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I am pretty frustrated :headpop: . I get the jeep lifted and I can't make it 3 miles without overheating. I would like to know what it took to get your overheating issues cured.

 

What I have done to my 89 Renix 4.0:

I have replaced the thermostat,

Top hoses,

Serpentine belt,

Temperature sensor for the electric fan (still doesn't work - have it bypassed with a switch),

Temperature sending unit on the block,

Changed the fan clutch,

Thermostat and added two small holes in the thermostat per 5-90 on NAXJA,

The bottle and cap with what looks like a newer design.

 

I burped the system as best I could by jacking the rear end up as high as the jack stands could go. Ran the jeep until hot. Then I removed the temperature sending unit on the block to let out the air and to add more fluid – not needed. How many times do I need to perform this stunt to be sure the block has been burped?

 

History –

The jeep never ran “cool” but was always within the safe zone and this was without the electric fan. It wasn’t until I changed the thermostat (without holes) and bottle that the real overheating began. I thought it maybe it was the cap on the bottle, so I added a hose clamp to it - no more leaking but still overheats.

 

Today, after I added the improvements (new hoses, modified thermostat, fan clutch, and belt) I burped the system and went for a drive. The thing starts to heat up with the electric fan on. I pull over and turn it off to let her cool down. I get back in and it won’t start - not even a click? Pop the hood wait ten minutes and it starts - is this just because the starter is over heated?

 

My questions are - Is it time for a new radiator? Could it be the new thermostat? Should I stay with the closed system, or go to the open system? Help - Rich

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Hi Rich,

 

I too have a 89 Comanche. Had the overheating problems too. I also did the same thing with the hose clamp on the bottle cap. After two new plastic bottles I searched for something better and found this.

 

http://www.macsradiator.com/replacmentj ... tanks.aspx

 

I don't know if it will solve your problem, but at least you will know its not the bottle. Plus this tank will allow you to convert to an open system if you want to.

 

Good luck :cheers:

 

Dave

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It sounds like the only thing left is the radiator unless you have a clog in the heater core. Did you try hooking a hose up and flusing the heater core both ways? or I believe you can connect the hoses without going into the firewall (bypassing the heater core) and see if it overheats. If it doesnt you will know the problem is probally a clog in the heater core. I am not sure how to do this so hopefully someone else will chime in but I remember reading a thread where someone did this because they didny need heat and the core was bad.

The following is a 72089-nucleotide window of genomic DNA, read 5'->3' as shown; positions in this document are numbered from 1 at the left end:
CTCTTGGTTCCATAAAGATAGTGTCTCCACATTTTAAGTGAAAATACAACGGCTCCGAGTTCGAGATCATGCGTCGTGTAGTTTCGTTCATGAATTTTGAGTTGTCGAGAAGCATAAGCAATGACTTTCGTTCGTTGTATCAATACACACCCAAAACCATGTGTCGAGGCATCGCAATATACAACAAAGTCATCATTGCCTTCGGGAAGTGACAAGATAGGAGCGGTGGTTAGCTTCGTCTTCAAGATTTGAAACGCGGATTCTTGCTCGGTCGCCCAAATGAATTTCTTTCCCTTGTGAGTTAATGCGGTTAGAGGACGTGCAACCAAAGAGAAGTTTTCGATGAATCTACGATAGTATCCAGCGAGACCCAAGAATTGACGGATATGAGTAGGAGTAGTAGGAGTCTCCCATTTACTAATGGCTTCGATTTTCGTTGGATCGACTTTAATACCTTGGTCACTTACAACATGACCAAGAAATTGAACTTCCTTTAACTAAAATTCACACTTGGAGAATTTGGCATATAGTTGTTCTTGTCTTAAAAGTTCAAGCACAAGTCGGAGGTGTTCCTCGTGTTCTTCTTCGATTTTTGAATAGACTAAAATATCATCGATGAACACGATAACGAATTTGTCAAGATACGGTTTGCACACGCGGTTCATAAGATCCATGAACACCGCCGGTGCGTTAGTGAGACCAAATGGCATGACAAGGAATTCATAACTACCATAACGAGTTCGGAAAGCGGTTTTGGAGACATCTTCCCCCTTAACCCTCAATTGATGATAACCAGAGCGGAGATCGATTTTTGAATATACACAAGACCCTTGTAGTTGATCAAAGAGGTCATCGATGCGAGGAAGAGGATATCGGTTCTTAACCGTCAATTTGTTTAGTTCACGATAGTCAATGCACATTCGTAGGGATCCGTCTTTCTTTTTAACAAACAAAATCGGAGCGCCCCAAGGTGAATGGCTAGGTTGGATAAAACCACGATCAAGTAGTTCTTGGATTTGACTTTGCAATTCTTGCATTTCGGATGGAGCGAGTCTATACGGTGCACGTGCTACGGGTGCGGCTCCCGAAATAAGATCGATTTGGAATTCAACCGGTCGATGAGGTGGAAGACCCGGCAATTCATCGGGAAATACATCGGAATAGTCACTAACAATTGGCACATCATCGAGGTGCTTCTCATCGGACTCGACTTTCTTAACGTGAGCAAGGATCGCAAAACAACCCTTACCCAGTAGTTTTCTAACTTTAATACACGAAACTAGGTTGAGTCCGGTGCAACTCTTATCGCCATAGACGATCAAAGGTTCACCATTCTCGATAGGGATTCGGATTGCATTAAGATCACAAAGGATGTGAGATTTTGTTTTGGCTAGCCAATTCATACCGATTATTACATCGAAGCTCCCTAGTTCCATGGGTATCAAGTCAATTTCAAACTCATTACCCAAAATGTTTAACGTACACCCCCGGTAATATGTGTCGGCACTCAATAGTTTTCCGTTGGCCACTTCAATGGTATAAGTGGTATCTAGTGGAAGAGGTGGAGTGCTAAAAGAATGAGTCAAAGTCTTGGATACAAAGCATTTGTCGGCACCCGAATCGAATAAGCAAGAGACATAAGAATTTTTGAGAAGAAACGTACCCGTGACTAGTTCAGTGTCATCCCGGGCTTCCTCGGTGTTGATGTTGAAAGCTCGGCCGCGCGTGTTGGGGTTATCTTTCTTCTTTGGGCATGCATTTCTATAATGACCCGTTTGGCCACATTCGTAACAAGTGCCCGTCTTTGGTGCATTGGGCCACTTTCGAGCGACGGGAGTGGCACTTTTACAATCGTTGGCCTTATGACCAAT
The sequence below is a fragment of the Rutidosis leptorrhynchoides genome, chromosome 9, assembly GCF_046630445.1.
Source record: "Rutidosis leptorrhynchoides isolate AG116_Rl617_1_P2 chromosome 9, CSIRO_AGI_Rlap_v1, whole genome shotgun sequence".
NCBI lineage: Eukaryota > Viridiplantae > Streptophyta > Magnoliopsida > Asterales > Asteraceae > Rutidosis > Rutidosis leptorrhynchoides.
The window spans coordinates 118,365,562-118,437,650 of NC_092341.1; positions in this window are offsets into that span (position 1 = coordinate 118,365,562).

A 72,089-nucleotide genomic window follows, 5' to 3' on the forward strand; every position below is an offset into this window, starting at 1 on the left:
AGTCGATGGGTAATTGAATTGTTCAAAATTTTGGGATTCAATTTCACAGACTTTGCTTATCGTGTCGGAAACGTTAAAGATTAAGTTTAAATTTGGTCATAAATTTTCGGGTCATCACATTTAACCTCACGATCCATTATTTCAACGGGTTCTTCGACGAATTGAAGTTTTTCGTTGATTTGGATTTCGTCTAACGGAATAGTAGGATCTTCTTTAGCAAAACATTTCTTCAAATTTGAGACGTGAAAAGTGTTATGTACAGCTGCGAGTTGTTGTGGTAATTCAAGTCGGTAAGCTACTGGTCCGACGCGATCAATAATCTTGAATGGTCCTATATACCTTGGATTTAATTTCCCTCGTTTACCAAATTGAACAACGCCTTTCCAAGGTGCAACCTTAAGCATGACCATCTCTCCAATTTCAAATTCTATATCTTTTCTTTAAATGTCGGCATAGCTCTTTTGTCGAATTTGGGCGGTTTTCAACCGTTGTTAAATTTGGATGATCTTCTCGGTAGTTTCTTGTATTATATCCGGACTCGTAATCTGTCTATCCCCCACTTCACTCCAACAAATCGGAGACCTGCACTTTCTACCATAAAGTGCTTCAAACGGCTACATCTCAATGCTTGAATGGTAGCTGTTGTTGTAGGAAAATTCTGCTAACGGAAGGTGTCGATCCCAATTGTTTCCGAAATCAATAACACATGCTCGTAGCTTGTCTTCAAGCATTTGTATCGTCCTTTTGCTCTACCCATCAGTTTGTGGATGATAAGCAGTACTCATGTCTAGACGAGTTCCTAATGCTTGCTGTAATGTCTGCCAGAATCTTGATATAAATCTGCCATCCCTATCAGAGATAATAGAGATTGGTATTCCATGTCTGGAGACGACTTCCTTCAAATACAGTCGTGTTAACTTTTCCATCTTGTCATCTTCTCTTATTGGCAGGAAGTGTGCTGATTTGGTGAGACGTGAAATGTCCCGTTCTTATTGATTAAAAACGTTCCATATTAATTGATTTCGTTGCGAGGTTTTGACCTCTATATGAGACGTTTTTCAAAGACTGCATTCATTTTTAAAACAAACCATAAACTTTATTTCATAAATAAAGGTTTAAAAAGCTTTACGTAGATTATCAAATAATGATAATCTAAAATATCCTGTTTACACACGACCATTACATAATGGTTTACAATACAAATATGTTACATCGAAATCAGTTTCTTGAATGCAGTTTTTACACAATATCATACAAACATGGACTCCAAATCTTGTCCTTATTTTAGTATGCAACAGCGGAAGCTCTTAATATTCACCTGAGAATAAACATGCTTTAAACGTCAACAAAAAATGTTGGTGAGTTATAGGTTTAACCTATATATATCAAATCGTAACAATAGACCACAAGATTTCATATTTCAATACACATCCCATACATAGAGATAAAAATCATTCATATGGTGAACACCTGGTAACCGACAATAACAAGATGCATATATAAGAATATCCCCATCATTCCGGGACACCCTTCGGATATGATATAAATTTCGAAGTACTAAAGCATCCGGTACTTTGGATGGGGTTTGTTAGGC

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A radiator is a good idea. I put in a new radiator that I bought from summit racing. It took me a while to stop the trans fluid leak. The fitting on the top needed to be tightened. While I was in there I noticed the water pump was leaking. I changed it. The cooler lines were toast, I changed them too. And the fittings in the trans. I didn't want any leaks there. New thermostat, upper and lower hoses, fresh coolant. I also replaced the switch in the radiator and it works fine. The temp starts to climb in traffic, and the fan kicks on and the temp drops, just like it should.

Good luck with yours.

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I am pretty frustrated :headpop: . I get the jeep lifted and I can't make it 3 miles without overheating. I would like to know what it took to get your overheating issues cured.

 

What I have done to my 89 Renix 4.0:

I have replaced the thermostat,

Top hoses,

Serpentine belt,

Temperature sensor for the electric fan (still doesn't work - have it bypassed with a switch),

Temperature sending unit on the block,

Changed the fan clutch,

Thermostat and added two small holes in the thermostat per 5-90 on NAXJA,

The bottle and cap with what looks like a newer design.

 

I burped the system as best I could by jacking the rear end up as high as the jack stands could go. Ran the jeep until hot. Then I removed the temperature sending unit on the block to let out the air and to add more fluid – not needed. How many times do I need to perform this stunt to be sure the block has been burped?

 

History –

The jeep never ran “cool” but was always within the safe zone and this was without the electric fan. It wasn’t until I changed the thermostat (without holes) and bottle that the real overheating began. I thought it maybe it was the cap on the bottle, so I added a hose clamp to it - no more leaking but still overheats.

 

Today, after I added the improvements (new hoses, modified thermostat, fan clutch, and belt) I burped the system and went for a drive. The thing starts to heat up with the electric fan on. I pull over and turn it off to let her cool down. I get back in and it won’t start - not even a click? Pop the hood wait ten minutes and it starts - is this just because the starter is over heated?